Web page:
Vermicomposting is composting with worms! This Saturday, Oct. 15 at the Marquette Climbers’ Cooperative friend Scott Culbert and house member Andrew Adamski teamed up to hold a workshop demonstrating how to build your own vermicomposting bin. If you missed the workshop or want a refresher on the benefits and steps as you build your bin, keep reading!
Benefits of Vermicomposting:
-Nearly a third of most households’ waste is biodegradable materials. Most households don’t compost these biodegradable materials go to the landfill. Composting turns this would-be trash into nutrient rich soil. Really it’s a win-win.
-People have a lot of reasons for why they don’t compost: they’re afraid it’ll smell, they live in rental space so they feel composting is out of the question, or they give up on composting because it’s easier to toss food scraps in the trash than bring them to the compost bin on the far side of the yard when there is four feet of snow outside.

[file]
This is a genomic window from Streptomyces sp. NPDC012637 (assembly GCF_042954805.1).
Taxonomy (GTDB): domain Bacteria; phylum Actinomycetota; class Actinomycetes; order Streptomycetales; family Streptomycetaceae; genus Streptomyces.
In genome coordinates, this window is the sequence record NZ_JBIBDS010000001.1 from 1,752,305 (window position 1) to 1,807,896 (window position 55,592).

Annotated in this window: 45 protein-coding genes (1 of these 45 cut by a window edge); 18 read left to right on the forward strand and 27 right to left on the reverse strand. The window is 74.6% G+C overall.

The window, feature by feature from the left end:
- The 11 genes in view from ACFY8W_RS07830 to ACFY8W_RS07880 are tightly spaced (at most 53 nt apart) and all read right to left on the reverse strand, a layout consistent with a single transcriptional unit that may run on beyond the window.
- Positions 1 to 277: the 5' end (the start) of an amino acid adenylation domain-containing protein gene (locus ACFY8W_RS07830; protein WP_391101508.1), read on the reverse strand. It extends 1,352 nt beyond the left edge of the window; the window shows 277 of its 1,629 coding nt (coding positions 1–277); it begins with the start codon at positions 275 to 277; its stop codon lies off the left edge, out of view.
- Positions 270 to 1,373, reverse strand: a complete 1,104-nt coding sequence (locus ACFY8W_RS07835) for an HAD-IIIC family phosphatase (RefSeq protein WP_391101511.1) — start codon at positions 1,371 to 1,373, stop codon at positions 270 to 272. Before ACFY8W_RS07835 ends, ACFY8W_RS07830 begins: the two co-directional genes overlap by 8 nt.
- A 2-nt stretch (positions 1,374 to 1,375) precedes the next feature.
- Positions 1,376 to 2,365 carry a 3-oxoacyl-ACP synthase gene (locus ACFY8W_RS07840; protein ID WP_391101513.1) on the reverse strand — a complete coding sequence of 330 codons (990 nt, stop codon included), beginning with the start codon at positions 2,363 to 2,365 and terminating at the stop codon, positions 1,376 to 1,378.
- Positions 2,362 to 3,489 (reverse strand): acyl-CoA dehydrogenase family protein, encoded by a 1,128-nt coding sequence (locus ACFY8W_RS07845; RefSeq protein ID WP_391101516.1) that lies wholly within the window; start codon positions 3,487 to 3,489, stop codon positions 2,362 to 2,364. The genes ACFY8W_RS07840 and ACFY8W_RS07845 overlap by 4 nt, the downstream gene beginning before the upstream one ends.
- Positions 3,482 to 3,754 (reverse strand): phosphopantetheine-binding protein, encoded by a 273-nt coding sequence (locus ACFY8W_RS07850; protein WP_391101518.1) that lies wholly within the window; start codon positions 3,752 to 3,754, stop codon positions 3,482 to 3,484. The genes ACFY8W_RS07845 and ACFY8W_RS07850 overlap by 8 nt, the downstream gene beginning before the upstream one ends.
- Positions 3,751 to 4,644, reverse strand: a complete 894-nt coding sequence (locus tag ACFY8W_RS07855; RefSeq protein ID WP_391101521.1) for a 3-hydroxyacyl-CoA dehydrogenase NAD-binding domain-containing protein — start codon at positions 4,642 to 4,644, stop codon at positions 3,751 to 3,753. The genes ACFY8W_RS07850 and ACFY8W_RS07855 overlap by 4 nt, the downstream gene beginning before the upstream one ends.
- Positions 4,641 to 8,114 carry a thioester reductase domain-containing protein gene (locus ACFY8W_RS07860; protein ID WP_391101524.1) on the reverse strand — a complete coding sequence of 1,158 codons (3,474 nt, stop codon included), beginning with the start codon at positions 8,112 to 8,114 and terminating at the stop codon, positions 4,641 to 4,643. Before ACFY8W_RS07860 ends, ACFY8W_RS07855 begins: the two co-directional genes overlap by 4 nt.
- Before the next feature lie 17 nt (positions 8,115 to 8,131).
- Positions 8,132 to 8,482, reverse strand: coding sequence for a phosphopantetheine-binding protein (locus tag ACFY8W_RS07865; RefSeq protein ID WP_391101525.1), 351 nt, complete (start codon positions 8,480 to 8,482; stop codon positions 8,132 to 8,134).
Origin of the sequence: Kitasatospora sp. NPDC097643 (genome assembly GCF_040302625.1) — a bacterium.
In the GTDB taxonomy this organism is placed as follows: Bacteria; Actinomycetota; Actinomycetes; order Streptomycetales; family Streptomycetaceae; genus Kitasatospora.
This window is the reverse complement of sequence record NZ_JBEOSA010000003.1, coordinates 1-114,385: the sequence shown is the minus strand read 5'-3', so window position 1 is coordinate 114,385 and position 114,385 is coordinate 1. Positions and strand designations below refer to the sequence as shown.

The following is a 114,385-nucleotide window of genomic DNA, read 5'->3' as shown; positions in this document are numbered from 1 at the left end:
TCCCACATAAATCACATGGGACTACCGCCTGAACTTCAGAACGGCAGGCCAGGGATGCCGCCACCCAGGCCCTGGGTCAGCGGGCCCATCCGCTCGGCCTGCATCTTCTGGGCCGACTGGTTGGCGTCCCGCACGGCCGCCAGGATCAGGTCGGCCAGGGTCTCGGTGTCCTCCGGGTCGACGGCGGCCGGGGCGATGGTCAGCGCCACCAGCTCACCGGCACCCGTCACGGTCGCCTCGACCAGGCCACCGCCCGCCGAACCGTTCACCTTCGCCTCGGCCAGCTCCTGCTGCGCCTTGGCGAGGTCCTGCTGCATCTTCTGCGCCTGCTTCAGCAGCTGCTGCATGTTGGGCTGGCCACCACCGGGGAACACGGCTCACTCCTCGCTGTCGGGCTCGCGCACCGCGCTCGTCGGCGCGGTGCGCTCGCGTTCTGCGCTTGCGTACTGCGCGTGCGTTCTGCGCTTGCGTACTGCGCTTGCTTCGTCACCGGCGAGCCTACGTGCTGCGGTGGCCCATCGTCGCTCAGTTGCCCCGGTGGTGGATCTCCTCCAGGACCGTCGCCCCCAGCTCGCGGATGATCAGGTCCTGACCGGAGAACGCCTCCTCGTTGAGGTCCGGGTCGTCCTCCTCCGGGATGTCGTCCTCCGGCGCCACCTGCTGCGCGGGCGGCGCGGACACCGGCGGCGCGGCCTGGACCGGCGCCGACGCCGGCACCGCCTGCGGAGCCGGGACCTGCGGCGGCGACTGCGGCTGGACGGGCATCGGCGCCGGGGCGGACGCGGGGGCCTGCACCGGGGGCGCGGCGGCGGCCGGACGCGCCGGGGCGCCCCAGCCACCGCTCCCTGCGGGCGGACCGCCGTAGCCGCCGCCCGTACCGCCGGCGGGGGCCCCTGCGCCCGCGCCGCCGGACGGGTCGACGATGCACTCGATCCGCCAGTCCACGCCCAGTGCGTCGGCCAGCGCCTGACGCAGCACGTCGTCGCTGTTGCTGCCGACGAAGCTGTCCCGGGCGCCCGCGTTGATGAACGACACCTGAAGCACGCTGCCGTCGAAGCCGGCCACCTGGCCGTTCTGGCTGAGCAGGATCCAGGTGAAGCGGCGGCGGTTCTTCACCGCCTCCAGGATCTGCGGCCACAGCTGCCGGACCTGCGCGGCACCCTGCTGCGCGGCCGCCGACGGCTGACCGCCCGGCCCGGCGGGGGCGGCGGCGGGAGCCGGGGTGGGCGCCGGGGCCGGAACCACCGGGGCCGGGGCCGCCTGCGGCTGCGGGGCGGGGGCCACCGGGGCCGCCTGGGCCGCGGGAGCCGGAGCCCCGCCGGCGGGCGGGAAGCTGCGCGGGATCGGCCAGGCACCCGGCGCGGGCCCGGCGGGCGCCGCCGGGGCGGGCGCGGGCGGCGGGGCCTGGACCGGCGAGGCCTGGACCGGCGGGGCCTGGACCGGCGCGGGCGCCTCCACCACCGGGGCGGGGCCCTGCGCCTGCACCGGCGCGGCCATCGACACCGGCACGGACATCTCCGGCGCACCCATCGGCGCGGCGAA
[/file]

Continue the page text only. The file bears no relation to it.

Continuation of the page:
-With vermicomposting, you no longer have excuses, sorry! If done properly, your vermicomposting bin won’t smell- which means it is no big deal to keep your bin indoors all year round. (No more dashes through the back corner of the yard in the winter!) Plus, because vermicomposting is done in bins, when you move your worms can moved with you! No need to worry about if your landlord will allow you to build a bin out of crates in the yard or even worry that you might not have a yard at all. Best yet, you can get started for less than ten dollars!